Per your (and Bob's, in the on band linked post) process, I would not have the second etalon in the light path while adjusting the first, and only install it after the first was on band. To do that, I will need a dummy mechanical etalon to let me attach the focuser and eyepiece with just the first etalon in place.  It would be easy to measure its thickness, and Precise Parts is there to make one.  I'll give it a try.

 

All the best,

 

Kevin


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#9 KMH

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Posted 24 June 2022 - 06:23 PM

Marty: "The key is to get that first etalon (primary) on band with highest uniformity first. Then add the 2nd etalon and tune it. If you try to just tune both at the same time back and forth, it will be futile."

 

That's valuable advice!  I have a double stacked LS80THa, and my process to date has been to burp both to atmospheric pressure, and then screw in the first PT knob until limb features were most visible.  I would then screw in the second PT knob, hoping for an improved image.  I think that I usually find it, but the interaction is uncertain and a bit confusing.  I was impressed the other day, though, when I didn't burp, and just looked in after about four days.  Prominances were just as vivid as the day that the PTs were adjusted.  Those o-rings seem to really hold pressure well!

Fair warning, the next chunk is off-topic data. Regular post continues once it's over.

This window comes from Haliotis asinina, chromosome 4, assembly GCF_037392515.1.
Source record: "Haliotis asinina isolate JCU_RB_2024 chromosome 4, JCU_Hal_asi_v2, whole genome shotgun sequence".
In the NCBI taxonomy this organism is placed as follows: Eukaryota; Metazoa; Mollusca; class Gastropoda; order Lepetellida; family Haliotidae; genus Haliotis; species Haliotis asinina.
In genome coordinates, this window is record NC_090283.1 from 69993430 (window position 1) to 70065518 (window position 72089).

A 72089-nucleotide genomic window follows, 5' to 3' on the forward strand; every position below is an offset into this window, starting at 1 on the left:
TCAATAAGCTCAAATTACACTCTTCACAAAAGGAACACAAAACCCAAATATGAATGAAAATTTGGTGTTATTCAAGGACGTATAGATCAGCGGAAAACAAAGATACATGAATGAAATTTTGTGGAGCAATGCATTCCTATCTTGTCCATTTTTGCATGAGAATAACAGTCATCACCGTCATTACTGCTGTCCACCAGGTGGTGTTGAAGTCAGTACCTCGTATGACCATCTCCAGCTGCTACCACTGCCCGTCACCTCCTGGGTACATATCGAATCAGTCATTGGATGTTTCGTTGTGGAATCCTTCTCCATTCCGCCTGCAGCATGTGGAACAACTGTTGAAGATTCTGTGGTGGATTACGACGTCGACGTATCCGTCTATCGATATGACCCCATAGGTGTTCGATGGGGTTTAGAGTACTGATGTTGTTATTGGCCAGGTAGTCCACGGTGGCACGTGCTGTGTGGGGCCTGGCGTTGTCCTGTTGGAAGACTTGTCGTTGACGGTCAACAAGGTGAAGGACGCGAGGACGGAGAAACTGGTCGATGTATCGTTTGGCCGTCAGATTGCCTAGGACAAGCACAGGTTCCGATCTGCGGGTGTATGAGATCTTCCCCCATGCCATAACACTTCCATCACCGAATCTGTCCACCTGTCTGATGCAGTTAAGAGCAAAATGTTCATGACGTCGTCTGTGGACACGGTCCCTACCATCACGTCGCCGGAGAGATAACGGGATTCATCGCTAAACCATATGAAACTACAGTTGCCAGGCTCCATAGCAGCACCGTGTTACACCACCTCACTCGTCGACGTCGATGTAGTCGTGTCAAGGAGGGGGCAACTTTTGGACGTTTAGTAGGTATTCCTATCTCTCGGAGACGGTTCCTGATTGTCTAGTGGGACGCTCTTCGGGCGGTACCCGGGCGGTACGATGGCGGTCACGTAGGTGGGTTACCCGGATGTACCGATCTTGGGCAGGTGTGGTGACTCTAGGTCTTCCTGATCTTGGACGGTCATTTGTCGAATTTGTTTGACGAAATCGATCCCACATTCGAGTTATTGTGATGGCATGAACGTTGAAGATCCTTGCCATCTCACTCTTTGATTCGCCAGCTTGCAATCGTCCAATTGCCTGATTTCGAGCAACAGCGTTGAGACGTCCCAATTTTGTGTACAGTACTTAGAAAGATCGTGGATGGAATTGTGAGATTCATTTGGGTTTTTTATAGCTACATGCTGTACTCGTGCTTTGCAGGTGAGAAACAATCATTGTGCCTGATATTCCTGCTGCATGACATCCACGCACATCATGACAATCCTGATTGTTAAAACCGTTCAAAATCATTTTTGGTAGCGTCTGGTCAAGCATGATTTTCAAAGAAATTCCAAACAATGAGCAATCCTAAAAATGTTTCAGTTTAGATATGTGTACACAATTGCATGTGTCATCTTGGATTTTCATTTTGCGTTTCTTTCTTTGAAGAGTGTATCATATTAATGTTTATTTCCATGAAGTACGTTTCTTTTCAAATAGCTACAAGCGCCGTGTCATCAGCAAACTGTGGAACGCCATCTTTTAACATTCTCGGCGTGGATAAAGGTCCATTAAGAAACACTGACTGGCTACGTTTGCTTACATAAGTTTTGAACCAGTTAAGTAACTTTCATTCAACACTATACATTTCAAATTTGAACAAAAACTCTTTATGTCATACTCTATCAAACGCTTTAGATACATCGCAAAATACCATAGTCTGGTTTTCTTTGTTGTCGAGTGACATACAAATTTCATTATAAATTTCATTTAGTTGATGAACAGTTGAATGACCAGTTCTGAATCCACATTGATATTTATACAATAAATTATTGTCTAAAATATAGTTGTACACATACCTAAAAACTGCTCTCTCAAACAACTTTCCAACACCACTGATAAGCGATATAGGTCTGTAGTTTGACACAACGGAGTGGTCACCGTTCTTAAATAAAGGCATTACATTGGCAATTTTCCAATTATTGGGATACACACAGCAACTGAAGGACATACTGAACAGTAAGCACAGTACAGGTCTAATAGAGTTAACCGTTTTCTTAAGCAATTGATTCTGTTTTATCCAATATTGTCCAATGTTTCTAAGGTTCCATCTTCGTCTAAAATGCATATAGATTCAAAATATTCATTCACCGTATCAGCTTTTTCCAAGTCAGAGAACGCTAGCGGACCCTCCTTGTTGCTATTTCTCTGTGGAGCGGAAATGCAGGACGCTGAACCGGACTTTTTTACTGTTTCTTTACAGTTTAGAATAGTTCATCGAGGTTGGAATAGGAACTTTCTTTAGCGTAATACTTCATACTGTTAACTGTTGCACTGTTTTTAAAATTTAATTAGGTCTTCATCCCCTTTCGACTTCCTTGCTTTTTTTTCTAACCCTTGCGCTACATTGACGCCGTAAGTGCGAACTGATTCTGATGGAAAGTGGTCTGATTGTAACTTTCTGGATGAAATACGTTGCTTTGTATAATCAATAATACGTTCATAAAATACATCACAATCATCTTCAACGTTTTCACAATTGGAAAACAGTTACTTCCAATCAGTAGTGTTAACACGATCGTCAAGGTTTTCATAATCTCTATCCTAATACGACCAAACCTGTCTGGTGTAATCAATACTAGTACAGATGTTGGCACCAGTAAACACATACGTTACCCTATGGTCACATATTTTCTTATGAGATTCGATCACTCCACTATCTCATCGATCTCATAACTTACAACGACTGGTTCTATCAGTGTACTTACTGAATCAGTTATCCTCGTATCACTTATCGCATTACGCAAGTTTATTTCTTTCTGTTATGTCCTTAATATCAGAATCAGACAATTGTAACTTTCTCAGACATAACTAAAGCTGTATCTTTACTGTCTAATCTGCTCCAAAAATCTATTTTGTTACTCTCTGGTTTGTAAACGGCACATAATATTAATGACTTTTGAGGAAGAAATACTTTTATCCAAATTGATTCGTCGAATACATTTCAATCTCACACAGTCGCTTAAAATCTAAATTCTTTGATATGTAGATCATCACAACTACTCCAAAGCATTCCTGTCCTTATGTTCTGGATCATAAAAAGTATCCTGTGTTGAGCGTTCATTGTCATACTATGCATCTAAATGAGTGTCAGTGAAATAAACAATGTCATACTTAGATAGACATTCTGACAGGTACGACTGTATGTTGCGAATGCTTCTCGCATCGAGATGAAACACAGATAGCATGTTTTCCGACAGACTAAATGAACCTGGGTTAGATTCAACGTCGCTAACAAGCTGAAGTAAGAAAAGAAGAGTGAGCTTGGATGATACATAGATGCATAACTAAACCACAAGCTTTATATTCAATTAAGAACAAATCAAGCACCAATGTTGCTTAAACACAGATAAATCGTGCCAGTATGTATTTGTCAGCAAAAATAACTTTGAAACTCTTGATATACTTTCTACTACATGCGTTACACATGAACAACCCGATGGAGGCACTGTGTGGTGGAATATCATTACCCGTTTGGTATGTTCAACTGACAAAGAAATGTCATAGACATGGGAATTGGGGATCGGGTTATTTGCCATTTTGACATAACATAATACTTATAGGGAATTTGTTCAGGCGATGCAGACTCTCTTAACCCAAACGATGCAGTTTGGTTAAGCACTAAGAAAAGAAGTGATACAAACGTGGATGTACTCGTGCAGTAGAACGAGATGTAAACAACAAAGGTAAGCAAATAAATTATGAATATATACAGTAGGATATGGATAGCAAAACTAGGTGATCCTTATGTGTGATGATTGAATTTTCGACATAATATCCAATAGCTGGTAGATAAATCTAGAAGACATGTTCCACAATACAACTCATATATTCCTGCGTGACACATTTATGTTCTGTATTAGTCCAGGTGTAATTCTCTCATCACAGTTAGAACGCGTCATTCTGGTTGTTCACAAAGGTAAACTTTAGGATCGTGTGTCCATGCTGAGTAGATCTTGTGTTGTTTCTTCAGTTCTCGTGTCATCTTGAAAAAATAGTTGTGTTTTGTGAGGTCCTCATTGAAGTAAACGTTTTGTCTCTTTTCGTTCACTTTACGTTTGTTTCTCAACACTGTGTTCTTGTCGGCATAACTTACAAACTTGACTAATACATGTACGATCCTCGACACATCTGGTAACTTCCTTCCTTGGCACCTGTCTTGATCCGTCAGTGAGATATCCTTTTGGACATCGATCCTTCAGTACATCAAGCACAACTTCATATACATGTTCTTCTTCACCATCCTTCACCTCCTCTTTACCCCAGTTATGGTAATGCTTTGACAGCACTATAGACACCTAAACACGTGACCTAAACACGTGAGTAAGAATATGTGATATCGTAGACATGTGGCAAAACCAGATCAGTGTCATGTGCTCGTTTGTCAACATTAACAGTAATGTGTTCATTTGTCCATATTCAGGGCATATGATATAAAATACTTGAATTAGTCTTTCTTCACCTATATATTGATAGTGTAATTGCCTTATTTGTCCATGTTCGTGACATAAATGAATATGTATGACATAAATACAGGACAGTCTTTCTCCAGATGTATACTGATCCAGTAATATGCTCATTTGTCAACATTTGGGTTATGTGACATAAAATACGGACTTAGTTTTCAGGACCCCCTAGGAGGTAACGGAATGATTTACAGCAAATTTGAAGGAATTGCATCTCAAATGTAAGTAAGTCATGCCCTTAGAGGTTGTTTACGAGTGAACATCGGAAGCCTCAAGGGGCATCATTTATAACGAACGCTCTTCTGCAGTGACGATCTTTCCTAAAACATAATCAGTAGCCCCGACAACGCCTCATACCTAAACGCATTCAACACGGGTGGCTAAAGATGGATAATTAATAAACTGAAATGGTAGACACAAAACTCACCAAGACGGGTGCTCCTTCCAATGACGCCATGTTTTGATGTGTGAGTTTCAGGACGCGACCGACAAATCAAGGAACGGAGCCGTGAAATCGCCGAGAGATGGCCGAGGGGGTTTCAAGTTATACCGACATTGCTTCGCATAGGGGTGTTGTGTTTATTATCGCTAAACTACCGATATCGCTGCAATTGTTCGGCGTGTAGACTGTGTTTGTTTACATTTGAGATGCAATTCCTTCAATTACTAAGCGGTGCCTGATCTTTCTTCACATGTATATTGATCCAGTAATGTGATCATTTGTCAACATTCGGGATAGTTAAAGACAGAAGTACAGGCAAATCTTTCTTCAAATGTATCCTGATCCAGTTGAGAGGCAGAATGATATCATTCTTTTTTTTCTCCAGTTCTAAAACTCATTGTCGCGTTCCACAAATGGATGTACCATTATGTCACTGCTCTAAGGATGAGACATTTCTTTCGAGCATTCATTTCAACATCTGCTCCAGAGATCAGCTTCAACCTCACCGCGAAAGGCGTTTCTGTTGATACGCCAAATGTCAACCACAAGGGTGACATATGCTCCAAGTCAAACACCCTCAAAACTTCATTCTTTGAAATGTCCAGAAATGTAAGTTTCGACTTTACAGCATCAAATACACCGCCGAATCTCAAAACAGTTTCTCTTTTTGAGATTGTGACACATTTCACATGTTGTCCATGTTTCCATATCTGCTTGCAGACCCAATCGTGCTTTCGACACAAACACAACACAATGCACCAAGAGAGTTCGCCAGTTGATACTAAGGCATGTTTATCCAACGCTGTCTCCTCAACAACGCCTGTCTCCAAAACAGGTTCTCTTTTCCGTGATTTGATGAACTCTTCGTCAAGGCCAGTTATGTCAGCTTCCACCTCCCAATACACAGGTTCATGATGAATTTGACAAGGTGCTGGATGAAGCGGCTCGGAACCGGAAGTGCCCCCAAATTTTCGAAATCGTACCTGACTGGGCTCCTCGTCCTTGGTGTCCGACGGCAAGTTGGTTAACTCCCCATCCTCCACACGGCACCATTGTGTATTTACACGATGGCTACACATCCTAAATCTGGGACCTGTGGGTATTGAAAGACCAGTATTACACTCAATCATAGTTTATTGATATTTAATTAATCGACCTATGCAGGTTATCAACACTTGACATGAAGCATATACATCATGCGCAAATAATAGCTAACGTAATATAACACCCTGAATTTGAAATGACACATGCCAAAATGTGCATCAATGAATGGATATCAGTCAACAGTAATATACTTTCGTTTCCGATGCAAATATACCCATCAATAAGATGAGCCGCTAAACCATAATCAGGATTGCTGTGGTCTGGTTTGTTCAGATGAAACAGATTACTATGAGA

Per your (and Bob's, in the on band linked post) process, I would not have the second etalon in the light path while adjusting the first, and only install it after the first was on band. To do that, I will need a dummy mechanical etalon to let me attach the focuser and eyepiece with just the first etalon in place.  It would be easy to measure its thickness, and Precise Parts is there to make one.  I'll give it a try.

 

All the best,

 

Kevin

Kevin,

 

Maybe I'm misunderstanding your "dummy etalon" comment, but wouldn't you just attach the focuser directly to the primary etalon  in the manner of a conventional single stack?  It seems like adding a spacer between the primary etalon and the focuser would prevent you from reaching focus??

 

Kevin



#10 Coconuts

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Posted 24 June 2022 - 06:29 PM

Kevin:  My comment was based on the assumption that the focal plane is a constant distance behind the first etalon, irrespective of whether a second etalon is present or not.  But I don't know this to be the case.

 

All the best,

 

Kevin



#11 KMH

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Posted 24 June 2022 - 07:29 PM

Kevin:  My comment was based on the assumption that the focal plane is a constant distance behind the first etalon, irrespective of whether a second etalon is present or not.  But I don't know this to be the case.

 

All the best,

 

Kevin

I don't know for sure either, but I thought the double stack module would also need to have its own set of collimating/refocusing lenses to create a parallel beam through the etalon, which would push the focal plane back.

How do you like your DSII?  I'm considering one myself.

 

Thanks,

Kevin



#12 Coconuts

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Posted 24 June 2022 - 08:06 PM